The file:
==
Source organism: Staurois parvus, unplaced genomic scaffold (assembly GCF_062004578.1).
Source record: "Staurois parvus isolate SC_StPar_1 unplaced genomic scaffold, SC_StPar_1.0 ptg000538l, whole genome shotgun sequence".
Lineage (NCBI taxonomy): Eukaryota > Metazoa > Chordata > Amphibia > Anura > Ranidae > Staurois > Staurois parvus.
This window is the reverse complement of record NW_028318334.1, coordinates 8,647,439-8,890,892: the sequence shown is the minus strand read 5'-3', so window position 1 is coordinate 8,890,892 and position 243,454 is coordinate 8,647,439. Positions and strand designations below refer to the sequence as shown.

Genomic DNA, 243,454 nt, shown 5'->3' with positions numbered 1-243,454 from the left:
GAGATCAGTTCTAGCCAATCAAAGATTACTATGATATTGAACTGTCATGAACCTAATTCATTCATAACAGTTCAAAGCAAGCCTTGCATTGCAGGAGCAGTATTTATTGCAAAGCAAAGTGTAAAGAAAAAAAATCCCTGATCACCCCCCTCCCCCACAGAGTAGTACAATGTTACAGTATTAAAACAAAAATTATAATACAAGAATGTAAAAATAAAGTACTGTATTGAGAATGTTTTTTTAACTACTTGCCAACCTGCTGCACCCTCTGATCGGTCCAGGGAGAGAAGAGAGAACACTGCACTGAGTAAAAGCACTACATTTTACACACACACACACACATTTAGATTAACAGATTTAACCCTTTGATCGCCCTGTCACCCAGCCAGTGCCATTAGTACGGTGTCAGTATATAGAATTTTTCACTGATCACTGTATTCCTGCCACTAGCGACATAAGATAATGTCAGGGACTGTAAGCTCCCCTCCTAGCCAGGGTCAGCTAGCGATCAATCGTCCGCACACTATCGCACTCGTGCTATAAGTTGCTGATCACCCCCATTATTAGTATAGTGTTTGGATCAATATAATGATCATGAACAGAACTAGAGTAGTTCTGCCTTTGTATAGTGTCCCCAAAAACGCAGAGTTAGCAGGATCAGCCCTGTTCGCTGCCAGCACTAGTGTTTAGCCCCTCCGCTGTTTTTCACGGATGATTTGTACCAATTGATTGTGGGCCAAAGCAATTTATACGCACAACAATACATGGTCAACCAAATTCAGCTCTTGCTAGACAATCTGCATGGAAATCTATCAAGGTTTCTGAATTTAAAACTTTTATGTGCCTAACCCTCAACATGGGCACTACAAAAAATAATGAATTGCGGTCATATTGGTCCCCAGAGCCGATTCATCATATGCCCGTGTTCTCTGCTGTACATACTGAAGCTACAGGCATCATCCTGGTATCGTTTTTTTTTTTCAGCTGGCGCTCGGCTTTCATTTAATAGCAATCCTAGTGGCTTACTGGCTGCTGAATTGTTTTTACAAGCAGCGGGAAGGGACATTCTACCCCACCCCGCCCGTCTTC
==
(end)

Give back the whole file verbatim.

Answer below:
Source organism: Staurois parvus, unplaced genomic scaffold (assembly GCF_062004578.1).
Source record: "Staurois parvus isolate SC_StPar_1 unplaced genomic scaffold, SC_StPar_1.0 ptg000538l, whole genome shotgun sequence".
Lineage (NCBI taxonomy): Eukaryota > Metazoa > Chordata > Amphibia > Anura > Ranidae > Staurois > Staurois parvus.
This window is the reverse complement of record NW_028318334.1, coordinates 8,647,439-8,890,892: the sequence shown is the minus strand read 5'-3', so window position 1 is coordinate 8,890,892 and position 243,454 is coordinate 8,647,439. Positions and strand designations below refer to the sequence as shown.

Genomic DNA, 243,454 nt, shown 5'->3' with positions numbered 1-243,454 from the left:
GAGATCAGTTCTAGCCAATCAAAGATTACTATGATATTGAACTGTCATGAACCTAATTCATTCATAACAGTTCAAAGCAAGCCTTGCATTGCAGGAGCAGTATTTATTGCAAAGCAAAGTGTAAAGAAAAAAAATCCCTGATCACCCCCCTCCCCCACAGAGTAGTACAATGTTACAGTATTAAAACAAAAATTATAATACAAGAATGTAAAAATAAAGTACTGTATTGAGAATGTTTTTTTAACTACTTGCCAACCTGCTGCACCCTCTGATCGGTCCAGGGAGAGAAGAGAGAACACTGCACTGAGTAAAAGCACTACATTTTACACACACACACACACATTTAGATTAACAGATTTAACCCTTTGATCGCCCTGTCACCCAGCCAGTGCCATTAGTACGGTGTCAGTATATAGAATTTTTCACTGATCACTGTATTCCTGCCACTAGCGACATAAGATAATGTCAGGGACTGTAAGCTCCCCTCCTAGCCAGGGTCAGCTAGCGATCAATCGTCCGCACACTATCGCACTCGTGCTATAAGTTGCTGATCACCCCCATTATTAGTATAGTGTTTGGATCAATATAATGATCATGAACAGAACTAGAGTAGTTCTGCCTTTGTATAGTGTCCCCAAAAACGCAGAGTTAGCAGGATCAGCCCTGTTCGCTGCCAGCACTAGTGTTTAGCCCCTCCGCTGTTTTTCACGGATGATTTGTACCAATTGATTGTGGGCCAAAGCAATTTATACGCACAACAATACATGGTCAACCAAATTCAGCTCTTGCTAGACAATCTGCATGGAAATCTATCAAGGTTTCTGAATTTAAAACTTTTATGTGCCTAACCCTCAACATGGGCACTACAAAAAATAATGAATTGCGGTCATATTGGTCCCCAGAGCCGATTCATCATATGCCCGTGTTCTCTGCTGTACATACTGAAGCTACAGGCATCATCCTGGTATCGTTTTTTTTTTTCAGCTGGCGCTCGGCTTTCATTTAATAGCAATCCTAGTGGCTTACTGGCTGCTGAATTGTTTTTACAAGCAGCGGGAAGGGACATTCTACCCCACCCCGCCCGTCTTC